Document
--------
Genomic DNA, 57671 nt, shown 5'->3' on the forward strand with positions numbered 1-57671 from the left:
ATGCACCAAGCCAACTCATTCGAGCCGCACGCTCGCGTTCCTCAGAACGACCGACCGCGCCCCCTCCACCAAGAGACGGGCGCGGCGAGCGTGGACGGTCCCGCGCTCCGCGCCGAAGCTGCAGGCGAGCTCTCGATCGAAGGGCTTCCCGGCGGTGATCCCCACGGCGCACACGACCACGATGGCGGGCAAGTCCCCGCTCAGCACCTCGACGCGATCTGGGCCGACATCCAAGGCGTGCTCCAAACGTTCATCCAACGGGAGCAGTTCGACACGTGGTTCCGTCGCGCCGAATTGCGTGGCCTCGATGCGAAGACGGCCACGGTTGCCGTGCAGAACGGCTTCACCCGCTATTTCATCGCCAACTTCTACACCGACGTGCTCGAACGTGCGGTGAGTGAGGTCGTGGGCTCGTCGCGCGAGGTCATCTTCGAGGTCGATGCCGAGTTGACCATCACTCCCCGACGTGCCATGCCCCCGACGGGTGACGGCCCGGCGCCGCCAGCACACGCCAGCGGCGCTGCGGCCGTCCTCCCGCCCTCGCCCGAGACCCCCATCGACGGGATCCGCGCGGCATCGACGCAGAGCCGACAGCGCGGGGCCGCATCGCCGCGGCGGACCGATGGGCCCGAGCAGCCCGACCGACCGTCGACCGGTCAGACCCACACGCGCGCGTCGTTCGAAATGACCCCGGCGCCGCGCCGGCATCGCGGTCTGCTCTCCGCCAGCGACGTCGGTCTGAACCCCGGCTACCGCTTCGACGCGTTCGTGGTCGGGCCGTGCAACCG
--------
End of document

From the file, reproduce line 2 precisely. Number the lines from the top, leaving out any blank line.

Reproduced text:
ATGCACCAAGCCAACTCATTCGAGCCGCACGCTCGCGTTCCTCAGAACGACCGACCGCGCCCCCTCCACCAAGAGACGGGCGCGGCGAGCGTGGACGGTCCCGCGCTCCGCGCCGAAGCTGCAGGCGAGCTCTCGATCGAAGGGCTTCCCGGCGGTGATCCCCACGGCGCACACGACCACGATGGCGGGCAAGTCCCCGCTCAGCACCTCGACGCGATCTGGGCCGACATCCAAGGCGTGCTCCAAACGTTCATCCAACGGGAGCAGTTCGACACGTGGTTCCGTCGCGCCGAATTGCGTGGCCTCGATGCGAAGACGGCCACGGTTGCCGTGCAGAACGGCTTCACCCGCTATTTCATCGCCAACTTCTACACCGACGTGCTCGAACGTGCGGTGAGTGAGGTCGTGGGCTCGTCGCGCGAGGTCATCTTCGAGGTCGATGCCGAGTTGACCATCACTCCCCGACGTGCCATGCCCCCGACGGGTGACGGCCCGGCGCCGCCAGCACACGCCAGCGGCGCTGCGGCCGTCCTCCCGCCCTCGCCCGAGACCCCCATCGACGGGATCCGCGCGGCATCGACGCAGAGCCGACAGCGCGGGGCCGCATCGCCGCGGCGGACCGATGGGCCCGAGCAGCCCGACCGACCGTCGACCGGTCAGACCCACACGCGCGCGTCGTTCGAAATGACCCCGGCGCCGCGCCGGCATCGCGGTCTGCTCTCCGCCAGCGACGTCGGTCTGAACCCCGGCTACCGCTTCGACGCGTTCGTGGTCGGGCCGTGCAACCG